New study finds that an extra 3.7 trillion cubic feet of methane could be stored in the ocean for up to a century
The world’s oceans are on the brink of experiencing a major methane release, and scientists say it could be enough to meet demand for a century.
The new study, which was published Monday in Nature Geoscience, suggests that an additional 3.3 trillion cubic meters of methane — the equivalent of more than a billion barrels of oil — could be trapped in the upper layers of the ocean’s upper mantle, which covers most of the globe.
This could lead to a massive, long-term boost in the world’s climate and energy production, the researchers said.
The team estimated that the total methane release from the oceans could exceed 5.5 trillion cubic yards, enough to supply more than 100 million U.S. homes for five years.
The study focused on a region of the mantle called the “Atlantic Ridge,” which sits along the Atlantic Ocean’s east coast and has been a major source of methane in recent years.
Researchers used satellite images to map the methane-rich seafloor of the Atlantic Ridge, and found that methane was already accumulating beneath the seaflores of the seafloors.
Methane is a greenhouse gas, which traps heat from the sun in the form of infrared radiation.
The amount of methane that’s stored in our atmosphere depends on several factors, including the depth and temperature of the water.
And the more methane there is, the more heat the atmosphere gets from the Sun.
To help determine where this methane could come from, the scientists focused on the upper crust of the Earth’s crust.
They used an experiment that uses the pressure of the planet’s atmosphere to measure the amount of gases trapped in water.
They found that, in the Atlantic and Pacific Oceans, the amount the ocean absorbs in water — the amount it’s able to store in the mantle — could rise by more than 10 percent.
But even more worrisome, the team said, this increase could lead the Earth to store even more methane in the atmosphere, which could lead us to release it into the atmosphere sooner.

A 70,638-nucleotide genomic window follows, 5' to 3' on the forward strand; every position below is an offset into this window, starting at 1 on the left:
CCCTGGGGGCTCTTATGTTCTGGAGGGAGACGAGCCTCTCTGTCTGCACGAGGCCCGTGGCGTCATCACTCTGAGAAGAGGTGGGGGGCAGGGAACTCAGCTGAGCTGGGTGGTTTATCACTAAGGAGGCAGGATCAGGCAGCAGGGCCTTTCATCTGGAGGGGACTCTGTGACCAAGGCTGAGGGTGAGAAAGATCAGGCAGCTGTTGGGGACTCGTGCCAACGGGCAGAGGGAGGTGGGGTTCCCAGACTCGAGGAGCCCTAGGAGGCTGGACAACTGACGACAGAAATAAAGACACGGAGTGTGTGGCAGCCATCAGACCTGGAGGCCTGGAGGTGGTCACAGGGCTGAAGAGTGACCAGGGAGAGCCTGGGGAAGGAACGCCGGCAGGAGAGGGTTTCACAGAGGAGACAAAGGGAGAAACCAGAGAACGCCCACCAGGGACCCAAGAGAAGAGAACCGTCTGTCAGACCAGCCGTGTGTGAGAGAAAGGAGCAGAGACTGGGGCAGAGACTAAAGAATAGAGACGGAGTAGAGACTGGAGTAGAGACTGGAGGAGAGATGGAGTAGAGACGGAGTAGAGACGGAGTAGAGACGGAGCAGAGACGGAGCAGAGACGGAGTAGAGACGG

That’s because methane’s main energy source is the reaction of sunlight and hydrogen in the Earths atmosphere, said lead author Ralf Sprengel of the University of Gothenburg in Sweden.
The researchers also found that this methane would be stored for an additional five years if it were released directly into the ocean.
This would mean that, if we released an additional 5.4 trillion cubic miles of methane from the ocean into the Earth, we’d be storing enough methane to cover nearly three times the amount we already store in our oceans.
The finding that the amount released from the atmosphere could be much greater than the amount stored in oceans is worrisome, said Dr. Mark Sperling, a climate scientist at the University for the Southern Ocean.
If we’re already going to be storing methane in oceans, we should be getting out of them sooner,” he said.”
It’s not a question of when it’s going to happen; it’s a question about when it’ll happen.
“Sperling and his colleagues found that an increased rate of methane release is likely in the future, but that we’ll need to wait until after we’ve had a major climate catastrophe to start taking action.”
The ocean has a lot more warming potential than the atmosphere.””
The Earth is warming much more quickly than the oceans.
The ocean has a lot more warming potential than the atmosphere.”
The study is just one of several that have come out in recent months showing that methane is warming the Earth faster than the world has previously anticipated.
In June, a study published in the journal Nature Geophysical Research concluded that the rate of warming in the Arctic is accelerating and may even be exceeding the global average.
And in August, a group of scientists announced a new study showing that the Earth is on track to experience an increase in carbon dioxide levels in the oceans for at least another century.
If all of these scenarios come to pass, the increase in atmospheric CO2 levels will be so large that it could change the entire climate of the world.
That could lead some scientists to conclude that the oceans are already warming up, as Spregan and his team found.
In other words, we’re just at the beginning of a major, long term warming trend in the planet, and we may be able to reverse some of the effects of that warming before the planet warms again.
Sprengen said there’s no reason to think we won’t see more and more releases of methane into the oceans in the next few decades.
The oceans are warming up rapidly, and the rate at which that is happening is accelerating, Spreberg said.
We are in the midst of an unprecedented greenhouse gas release, which will have far-reaching impacts on climate and ocean ecosystems, and may have far longer